Farmers shouldn’t fear the Greens | The Jackal

7 Sep 2017

Farmers shouldn’t fear the Greens

The Green party often comes up with policy solutions that the two main parties end up adopting. In fact they’ve been a very politically influential party on the cross-benches, helping government’s develop and implement good social and environmental ideas into workable solutions.

Their Clean water, great farming (PDF) policy is no different, and will likely be embraced by the next National (to a degree) or Labour led government, even if the Green’s aren’t a part of it. In this way the Green's have been the most effective opposition party in New Zealand's short political history.

On Saturday, Stuff reported:

Greens to tax pollution to help fund sustainable farming

The Greens are promising a tax on pollution, set to raise $135 million to be reinvested back into sustainable farming.

Green Party leader James Shaw said the policy would introduce a nitrate pollution levy charged on dairy farmers who "continued to pollute our soils and waters".

"There's no point spending money cleaning up rivers if you don't look at what's making them dirty in the first place," Shaw said on Saturday.

Shaw said the revenue from the levy on nitrate pollution from agriculture would raise about $136.5m a year, starting with intensive dairying, and would fund a package of "game-changing support measures" farmers could use to reduce their impact on the environment.

This is a fantastic and practical policy that will actually help farmers pay for things like riparian planting and other measures to reduce nitrates entering our waterways.

By rolling the policy out over a number of years the government could boost farmers who are already working towards sustainable farming practices.

In fact the farmers who are reducing their pollution levels now will be rewarded under the Greens’ scheme.

The levy would initially be set at $2 per kilogram of nitrate that was lost to land and water per hectare of farm, per year. Initially, the levy would apply only to dairy farms but a "fair pollution levy" would be extended to all forms of agriculture and horticulture over time.

"Dairy intensification over the last three decades is directly linked to rapidly declining water quality," Shaw said.

In other measures, the Greens would extend the Sustainable Farming Fund with an extra $20m a year and invest $210m over three years to create a Transformational Farming Partnership Fund, to focus on issues such as farming for clean water and adapting to climate change.

The party also promised to increase funding to the Landcare Trust to $16m over three years, reward tree planting by farmers and landowners, allow accelerated depreciation on dairy farm equipment to help farmers free up capital, and support organic farming through a new national certification scheme with new funding of $5m a year.

As well as being good for the environment, this policy looks set to help add value to our dairying sector. The world is crying out for organic products, which gain a premium price wherever they're sold.

Of course the largest lobbying group for farmers has opposed any type of restriction on nitrates from entering our waterways.

On Saturday, Radio NZ reported:

Farmers reject Greens' farming-pollution policy

Federated Farmers has slammed a Green Party plan to put a levy on nitrate pollution from dairy farming, saying it would actually cost the environment.

Federated Farmers vice president Andrew Hoggard said the idea was "unfair", "full of holes" and likely to actually cost the environment.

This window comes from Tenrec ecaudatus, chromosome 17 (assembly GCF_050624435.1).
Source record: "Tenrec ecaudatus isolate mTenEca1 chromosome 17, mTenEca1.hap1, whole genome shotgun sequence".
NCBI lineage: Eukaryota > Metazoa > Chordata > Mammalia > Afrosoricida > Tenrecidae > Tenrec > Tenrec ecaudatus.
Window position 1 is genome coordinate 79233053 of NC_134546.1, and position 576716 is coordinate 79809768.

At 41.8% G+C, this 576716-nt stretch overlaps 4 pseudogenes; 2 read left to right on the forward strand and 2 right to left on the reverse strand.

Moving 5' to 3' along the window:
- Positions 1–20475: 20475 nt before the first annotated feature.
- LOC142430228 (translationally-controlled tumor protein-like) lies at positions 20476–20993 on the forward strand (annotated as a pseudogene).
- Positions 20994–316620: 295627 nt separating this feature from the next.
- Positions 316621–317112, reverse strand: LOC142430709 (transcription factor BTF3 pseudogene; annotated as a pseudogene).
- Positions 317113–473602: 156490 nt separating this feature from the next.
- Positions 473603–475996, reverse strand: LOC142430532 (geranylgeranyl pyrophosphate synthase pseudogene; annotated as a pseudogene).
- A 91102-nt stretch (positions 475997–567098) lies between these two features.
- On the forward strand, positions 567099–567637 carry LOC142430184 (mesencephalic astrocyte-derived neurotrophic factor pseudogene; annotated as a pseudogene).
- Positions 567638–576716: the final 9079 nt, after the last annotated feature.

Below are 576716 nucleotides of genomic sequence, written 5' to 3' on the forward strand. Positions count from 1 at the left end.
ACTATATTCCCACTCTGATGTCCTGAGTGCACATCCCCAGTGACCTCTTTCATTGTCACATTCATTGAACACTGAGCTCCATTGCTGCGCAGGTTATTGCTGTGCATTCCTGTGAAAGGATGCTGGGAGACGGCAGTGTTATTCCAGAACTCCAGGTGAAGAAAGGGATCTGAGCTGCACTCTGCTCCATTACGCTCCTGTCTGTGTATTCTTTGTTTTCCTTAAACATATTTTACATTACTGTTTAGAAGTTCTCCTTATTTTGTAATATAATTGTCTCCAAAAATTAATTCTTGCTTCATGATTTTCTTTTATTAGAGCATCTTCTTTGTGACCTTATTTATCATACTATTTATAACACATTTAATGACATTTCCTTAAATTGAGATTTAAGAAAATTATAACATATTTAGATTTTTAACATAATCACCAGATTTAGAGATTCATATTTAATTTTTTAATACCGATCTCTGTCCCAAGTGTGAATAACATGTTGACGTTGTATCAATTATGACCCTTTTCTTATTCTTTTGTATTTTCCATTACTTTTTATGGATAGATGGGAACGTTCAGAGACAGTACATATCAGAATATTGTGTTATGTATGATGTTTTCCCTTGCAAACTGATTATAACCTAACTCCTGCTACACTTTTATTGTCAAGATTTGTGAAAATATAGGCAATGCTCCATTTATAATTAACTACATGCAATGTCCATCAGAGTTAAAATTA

"They also come from other types of farming and they also come from urban sewage treatment plants. So if we're going to be fair about this than you've got to tax all of those, not just tax one sector of society.

I don’t see a problem with starting at the top first. Intensive dairying is by far the worst polluter, and should help pay to clean up the environmental damage they're causing.

It seems as though Hoggard didn’t actually read the policy release properly, because the levy would eventually be extended to all forms of agriculture and horticulture.

Furthermore, urban sewage plants treat their waste in a process that reduces environmental impacts. Invariably, people pay for that waste through their rates, so what is Hoggard talking about? It’s the leaching of nitrates directly into waterways that needs to be addressed.

Mr Hoggard said DairyNZ and others already offered research and expertise, and no government fund would be able to give better advice.

The levy isn’t just about advice… it’s about remedial measures to actually reduce pollution.

"Farmers are actually doing a hell of a lot in this space already, we're already doing quite a bit of work on this and if we're just going to be taxed for it, it's going to take away money which we would otherwise have spent on the environment and quite frankly I think they'd probably end up spending most of the revenue they get on policing it."

He said by his calculations it would cost his farm $12,000 a year, which could be spent on solutions.

What is Hoggard talking about? The money raised will go towards solutions, like making our waterways swimmable again by giving farmers a financial incentive to reduce pollution.

The problem for National is small farm holders will actually benefit from this policy. Most farmers will have additional funds available and any development to reduce pollution they undertake will likely increase their properties value.

A majority of farmers, especially those who adopt the scheme early, will reap the rewards of becoming more eco friendly businesses.

Most farmers have nothing to fear from the Greens' clean water policy. It’s large-scale intensive dairying that is being targeted with this great Green party initiative.